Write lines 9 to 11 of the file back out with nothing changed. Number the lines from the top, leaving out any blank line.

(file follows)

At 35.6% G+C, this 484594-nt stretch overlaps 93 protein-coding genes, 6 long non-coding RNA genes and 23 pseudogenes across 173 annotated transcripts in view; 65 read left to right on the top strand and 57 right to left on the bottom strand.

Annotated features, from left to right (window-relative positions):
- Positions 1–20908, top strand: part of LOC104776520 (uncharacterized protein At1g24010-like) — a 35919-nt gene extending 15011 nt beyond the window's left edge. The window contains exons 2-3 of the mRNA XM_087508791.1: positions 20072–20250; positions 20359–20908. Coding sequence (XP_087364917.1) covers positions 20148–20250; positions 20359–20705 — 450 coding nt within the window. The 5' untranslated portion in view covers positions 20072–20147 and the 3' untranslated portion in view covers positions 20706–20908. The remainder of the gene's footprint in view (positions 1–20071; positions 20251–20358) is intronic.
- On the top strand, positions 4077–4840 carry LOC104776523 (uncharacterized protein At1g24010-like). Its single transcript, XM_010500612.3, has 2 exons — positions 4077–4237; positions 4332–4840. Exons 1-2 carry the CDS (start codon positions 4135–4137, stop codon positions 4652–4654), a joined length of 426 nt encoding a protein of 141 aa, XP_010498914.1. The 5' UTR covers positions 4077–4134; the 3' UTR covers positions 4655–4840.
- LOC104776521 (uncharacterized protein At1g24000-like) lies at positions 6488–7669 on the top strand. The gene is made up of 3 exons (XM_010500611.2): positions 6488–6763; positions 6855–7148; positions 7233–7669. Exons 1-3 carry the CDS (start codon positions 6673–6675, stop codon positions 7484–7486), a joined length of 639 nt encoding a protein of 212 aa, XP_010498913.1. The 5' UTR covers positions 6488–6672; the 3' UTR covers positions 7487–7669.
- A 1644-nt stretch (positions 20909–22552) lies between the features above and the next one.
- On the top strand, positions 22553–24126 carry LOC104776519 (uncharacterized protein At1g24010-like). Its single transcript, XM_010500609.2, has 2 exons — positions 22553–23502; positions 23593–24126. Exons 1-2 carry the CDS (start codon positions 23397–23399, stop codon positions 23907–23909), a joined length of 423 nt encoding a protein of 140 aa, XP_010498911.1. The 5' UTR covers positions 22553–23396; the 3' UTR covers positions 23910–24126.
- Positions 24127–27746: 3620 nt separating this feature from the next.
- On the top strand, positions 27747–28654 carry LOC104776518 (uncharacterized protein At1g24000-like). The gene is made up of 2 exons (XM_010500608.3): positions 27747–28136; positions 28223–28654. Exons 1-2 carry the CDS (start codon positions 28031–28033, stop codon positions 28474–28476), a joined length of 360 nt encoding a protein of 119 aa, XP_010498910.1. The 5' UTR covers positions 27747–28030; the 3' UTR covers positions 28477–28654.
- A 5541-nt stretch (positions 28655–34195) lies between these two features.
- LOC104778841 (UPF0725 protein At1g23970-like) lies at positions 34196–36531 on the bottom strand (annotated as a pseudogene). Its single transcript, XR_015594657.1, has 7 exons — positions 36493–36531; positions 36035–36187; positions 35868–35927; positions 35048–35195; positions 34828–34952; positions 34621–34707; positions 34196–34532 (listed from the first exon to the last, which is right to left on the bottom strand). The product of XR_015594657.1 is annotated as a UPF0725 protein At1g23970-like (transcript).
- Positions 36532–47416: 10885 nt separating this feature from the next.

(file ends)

- On the top strand, positions 27747–28654 carry LOC104776518 (uncharacterized protein At1g24000-like). The gene is made up of 2 exons (XM_010500608.3): positions 27747–28136; positions 28223–28654. Exons 1-2 carry the CDS (start codon positions 28031–28033, stop codon positions 28474–28476), a joined length of 360 nt encoding a protein of 119 aa, XP_010498910.1. The 5' UTR covers positions 27747–28030; the 3' UTR covers positions 28477–28654.
- A 5541-nt stretch (positions 28655–34195) lies between these two features.
- LOC104778841 (UPF0725 protein At1g23970-like) lies at positions 34196–36531 on the bottom strand (annotated as a pseudogene). Its single transcript, XR_015594657.1, has 7 exons — positions 36493–36531; positions 36035–36187; positions 35868–35927; positions 35048–35195; positions 34828–34952; positions 34621–34707; positions 34196–34532 (listed from the first exon to the last, which is right to left on the bottom strand). The product of XR_015594657.1 is annotated as a UPF0725 protein At1g23970-like (transcript).